Madeline Carroll (Swing Vote) as Juli, and Callan McAuliffe (Australian TV’s Comedy, Inc.) as Bryce. Rebecca De Mornay (Wedding Crashers) and Anthony Edwards (ER) star as Bryce’s parents, Patsy and Steven Loski, and Emmy Award nominee John Mahoney (Frasier) as his grandfather, Chet Duncan. Penelope Ann Miller (TNT’s Men of a Certain Age) and Emmy Award nominee Aidan Quinn (HBO’s Bury My Heart at Wounded Knee) star as Juli’s parents, Trina and Richard Baker, and Kevin Weisman (Alias) as her Uncle Daniel. Written by Rob Reiner & Andrew Scheinman. Directed by Oscar® nominee Rob Reiner (A Few Good Men).
FILM SYNOPSIS: When second-graders Bryce and Juli first meet, Juli knows it’s love. Bryce isn’t so sure. Beginning that day, and for the next six years, young Bryce (Callan McAuliffe) does everything he can to keep his outspoken wannabe girlfriend at arm’s length…which isn’t easy since they go to the same school and live across the street from each other.
Smart, dreamy, independent and willing to stand up for what she believes in, Juli (Madeline Carroll) is different from anyone else he knows and, frankly, it’s a little overwhelming. What’s a guy supposed to do when a girl tells him his hair smells like watermelon or wants him to sit in a tree for the spectacular view? There’s just no telling what Juli will do next, and Bryce is one guy who’d rather be safe than sorry.
Though disappointed by Bryce’s unwillingness to see things her way, or even to see the things in life she finds most meaningful, Juli continues to give her potential dreamboat the benefit of the doubt – until those doubts stack up so high that she finally thinks maybe she was wrong about him.
It’s just about the same time Bryce starts to think maybe he was wrong about her, too. But is he too late?
PREVIEW REVIEW: I tend to compare films about children with To Kill A Mockingbird and films about teenagers with Rebel Without a Cause. I keep wanting films aimed at youth or anybody else to approach those standards. They’re hard to find. And Flipped isn’t one of them.
Flipped is sweet-natured, Madeline Carroll is likable, and John Mahoney is always impressive. The film, however, is flawed.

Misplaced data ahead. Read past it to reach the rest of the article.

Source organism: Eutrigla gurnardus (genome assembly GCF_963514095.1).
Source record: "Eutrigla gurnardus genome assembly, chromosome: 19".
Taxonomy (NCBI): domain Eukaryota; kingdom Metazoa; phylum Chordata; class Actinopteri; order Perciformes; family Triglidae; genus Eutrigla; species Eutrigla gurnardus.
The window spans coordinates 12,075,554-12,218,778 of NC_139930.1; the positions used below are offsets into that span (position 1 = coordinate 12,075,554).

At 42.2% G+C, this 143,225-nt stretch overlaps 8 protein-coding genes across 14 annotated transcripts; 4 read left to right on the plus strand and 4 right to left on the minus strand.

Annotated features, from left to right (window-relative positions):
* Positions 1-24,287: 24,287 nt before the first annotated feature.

Set in the late ‘50s and early ‘60s, detail has been paid to the look, from clothing to house decorations. Yet, there are several anachronisms such as terms like “visually challenged” that take us out of the setting. Then there’s the endless narration, with each of the two leads telling every incident they shared. We have to sit through the narrator telling us what we are seeing, then they do it from the other child’s perspective, which isn’t all that different. This tends to drag the plot (what little plot there is). And lastly, I didn’t like Callan McAuliffe’s character or performance. I kept wondering why the girl took to him. He reminded me of the Robert Redford character in The Way We Were. Things came easy for Hubble Gardner, but he wasn’t all that loaded with substance – neither is young Bryce. Indeed, Bryce is dumber than a bagful of hammers and as sensitive as that same sack.
Neither of the two neighboring families attends church, which seemed out of place for the era. No, not every family went to church in 1959, but the inclusion of a respect for religious values aids in setting the tone of a movie that is supposed to be taking us back to a more innocent time. Mixing today’s jargon (and freedom of obscenity-laced dialogue) with a past era’s sensibilities breaks the mood and shows either lazy writing or contempt for the viewer. Is the writer thinking, “They’ll never notice”? I did.
DVD Alternatives: The Sandlot (1993). The new boy in town struggles to become a member of the neighborhood baseball team. PG (a few mild expletives, one graphic scene where the kids get sick after chewing tobacco).
To Kill A Mockingbird (1962). Gregory Peck. Horton Foote's winning screenplay of the Harper Lee novel about rural life, justice, honor and bigotry as seen through the eyes of a nine-year-old girl. A beautifully photographed black-and-white movie with a haunting score by Elmer Bernstein. Peck was never better. Other Horton Foote screenplays paying tribute to old-fashioned ethics: Tender Mercies, The Trip To Bountiful.
A Walk To Remember. (2002) Shane West, Mandy Moore. A smart drama aimed at the teen market, whose central figure is – are you ready for this – a committed Christian! Based on the best-selling novel by Nicholas Sparks about a high school bad boy who finds love and a reason for life when he falls for the Baptist preacher’s daughter. Youth leaders may occasionally blush during the first third of the film, but parents don’t have to worry that their children will be subjected to the profane use of God’s name or see explicit sexual activity. The s-word is used several times, but no other harsh expletives. And there is no irreverence to God or Christ. The sexual references, I admit, border on the objectionable, but these moments are utilized to set the stage, to show the difference between the spiritual and the non-spiritual. PG (Ten obscenities, but no misuse of God’s name; one character utters crude sexual remarks, but I found these infractions used to depict the moods and feelings of many high schoolers; it shows the difference between secular society and people who have been instructed by God’s Word concerning how to conduct themselves).